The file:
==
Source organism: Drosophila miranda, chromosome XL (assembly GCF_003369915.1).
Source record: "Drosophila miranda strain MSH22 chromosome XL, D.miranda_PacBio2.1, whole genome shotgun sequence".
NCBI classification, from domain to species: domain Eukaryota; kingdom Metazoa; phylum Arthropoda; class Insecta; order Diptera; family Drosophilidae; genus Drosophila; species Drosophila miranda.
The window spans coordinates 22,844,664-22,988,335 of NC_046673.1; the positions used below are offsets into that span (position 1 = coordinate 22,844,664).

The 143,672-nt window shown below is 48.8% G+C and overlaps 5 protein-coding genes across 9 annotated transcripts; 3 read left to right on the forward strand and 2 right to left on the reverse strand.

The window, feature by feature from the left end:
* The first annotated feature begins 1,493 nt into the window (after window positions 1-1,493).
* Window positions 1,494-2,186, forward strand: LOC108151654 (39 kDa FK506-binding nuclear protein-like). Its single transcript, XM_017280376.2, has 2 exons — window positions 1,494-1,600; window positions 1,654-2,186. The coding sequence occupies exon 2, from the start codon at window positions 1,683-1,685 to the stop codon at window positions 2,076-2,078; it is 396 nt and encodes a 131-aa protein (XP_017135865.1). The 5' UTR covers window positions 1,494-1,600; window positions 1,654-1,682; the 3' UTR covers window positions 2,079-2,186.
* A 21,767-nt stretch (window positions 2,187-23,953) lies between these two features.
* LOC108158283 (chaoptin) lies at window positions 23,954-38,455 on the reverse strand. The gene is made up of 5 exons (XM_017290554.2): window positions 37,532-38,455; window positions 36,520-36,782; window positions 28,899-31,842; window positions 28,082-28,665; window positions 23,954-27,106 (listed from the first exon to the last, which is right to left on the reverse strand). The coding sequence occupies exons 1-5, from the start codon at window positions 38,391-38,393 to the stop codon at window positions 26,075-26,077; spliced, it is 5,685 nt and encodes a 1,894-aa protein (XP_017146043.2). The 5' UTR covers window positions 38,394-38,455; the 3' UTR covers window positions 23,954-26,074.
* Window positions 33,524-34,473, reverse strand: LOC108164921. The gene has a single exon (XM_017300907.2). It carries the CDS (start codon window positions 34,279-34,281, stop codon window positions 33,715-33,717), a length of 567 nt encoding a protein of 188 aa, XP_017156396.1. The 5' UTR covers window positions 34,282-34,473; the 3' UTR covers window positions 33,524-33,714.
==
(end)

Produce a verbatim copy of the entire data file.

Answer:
Source organism: Drosophila miranda, chromosome XL (assembly GCF_003369915.1).
Source record: "Drosophila miranda strain MSH22 chromosome XL, D.miranda_PacBio2.1, whole genome shotgun sequence".
NCBI classification, from domain to species: domain Eukaryota; kingdom Metazoa; phylum Arthropoda; class Insecta; order Diptera; family Drosophilidae; genus Drosophila; species Drosophila miranda.
The window spans coordinates 22,844,664-22,988,335 of NC_046673.1; the positions used below are offsets into that span (position 1 = coordinate 22,844,664).

The 143,672-nt window shown below is 48.8% G+C and overlaps 5 protein-coding genes across 9 annotated transcripts; 3 read left to right on the forward strand and 2 right to left on the reverse strand.

The window, feature by feature from the left end:
* The first annotated feature begins 1,493 nt into the window (after window positions 1-1,493).
* Window positions 1,494-2,186, forward strand: LOC108151654 (39 kDa FK506-binding nuclear protein-like). Its single transcript, XM_017280376.2, has 2 exons — window positions 1,494-1,600; window positions 1,654-2,186. The coding sequence occupies exon 2, from the start codon at window positions 1,683-1,685 to the stop codon at window positions 2,076-2,078; it is 396 nt and encodes a 131-aa protein (XP_017135865.1). The 5' UTR covers window positions 1,494-1,600; window positions 1,654-1,682; the 3' UTR covers window positions 2,079-2,186.
* A 21,767-nt stretch (window positions 2,187-23,953) lies between these two features.
* LOC108158283 (chaoptin) lies at window positions 23,954-38,455 on the reverse strand. The gene is made up of 5 exons (XM_017290554.2): window positions 37,532-38,455; window positions 36,520-36,782; window positions 28,899-31,842; window positions 28,082-28,665; window positions 23,954-27,106 (listed from the first exon to the last, which is right to left on the reverse strand). The coding sequence occupies exons 1-5, from the start codon at window positions 38,391-38,393 to the stop codon at window positions 26,075-26,077; spliced, it is 5,685 nt and encodes a 1,894-aa protein (XP_017146043.2). The 5' UTR covers window positions 38,394-38,455; the 3' UTR covers window positions 23,954-26,074.
* Window positions 33,524-34,473, reverse strand: LOC108164921. The gene has a single exon (XM_017300907.2). It carries the CDS (start codon window positions 34,279-34,281, stop codon window positions 33,715-33,717), a length of 567 nt encoding a protein of 188 aa, XP_017156396.1. The 5' UTR covers window positions 34,282-34,473; the 3' UTR covers window positions 33,524-33,714.